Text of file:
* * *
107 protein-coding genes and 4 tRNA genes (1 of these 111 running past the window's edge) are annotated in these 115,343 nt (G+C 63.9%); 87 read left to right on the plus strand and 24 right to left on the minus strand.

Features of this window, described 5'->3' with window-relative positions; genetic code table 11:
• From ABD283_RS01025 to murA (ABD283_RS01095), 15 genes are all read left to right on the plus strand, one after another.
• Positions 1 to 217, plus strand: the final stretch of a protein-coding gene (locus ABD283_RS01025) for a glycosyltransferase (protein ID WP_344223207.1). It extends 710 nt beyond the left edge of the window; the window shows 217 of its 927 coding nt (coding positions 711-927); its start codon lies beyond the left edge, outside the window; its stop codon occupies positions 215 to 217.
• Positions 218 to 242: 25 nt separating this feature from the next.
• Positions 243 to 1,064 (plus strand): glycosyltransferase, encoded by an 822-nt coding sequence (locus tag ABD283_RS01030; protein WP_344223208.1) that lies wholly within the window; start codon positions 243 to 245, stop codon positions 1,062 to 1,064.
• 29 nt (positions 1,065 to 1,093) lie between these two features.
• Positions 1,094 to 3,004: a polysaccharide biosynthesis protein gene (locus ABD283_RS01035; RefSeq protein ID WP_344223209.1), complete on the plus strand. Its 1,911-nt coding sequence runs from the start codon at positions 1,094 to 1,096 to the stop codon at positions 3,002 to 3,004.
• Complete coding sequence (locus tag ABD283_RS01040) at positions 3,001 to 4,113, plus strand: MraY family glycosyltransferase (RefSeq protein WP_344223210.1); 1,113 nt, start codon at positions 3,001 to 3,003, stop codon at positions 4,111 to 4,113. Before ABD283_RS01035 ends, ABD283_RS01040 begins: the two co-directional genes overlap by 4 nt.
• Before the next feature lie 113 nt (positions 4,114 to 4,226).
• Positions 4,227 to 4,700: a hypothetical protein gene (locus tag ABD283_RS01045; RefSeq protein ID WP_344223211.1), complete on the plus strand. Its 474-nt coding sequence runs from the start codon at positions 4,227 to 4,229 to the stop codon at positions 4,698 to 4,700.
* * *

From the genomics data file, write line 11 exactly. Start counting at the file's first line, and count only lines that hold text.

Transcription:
• Positions 4,227 to 4,700: a hypothetical protein gene (locus tag ABD283_RS01045; RefSeq protein ID WP_344223211.1), complete on the plus strand. Its 474-nt coding sequence runs from the start codon at positions 4,227 to 4,229 to the stop codon at positions 4,698 to 4,700.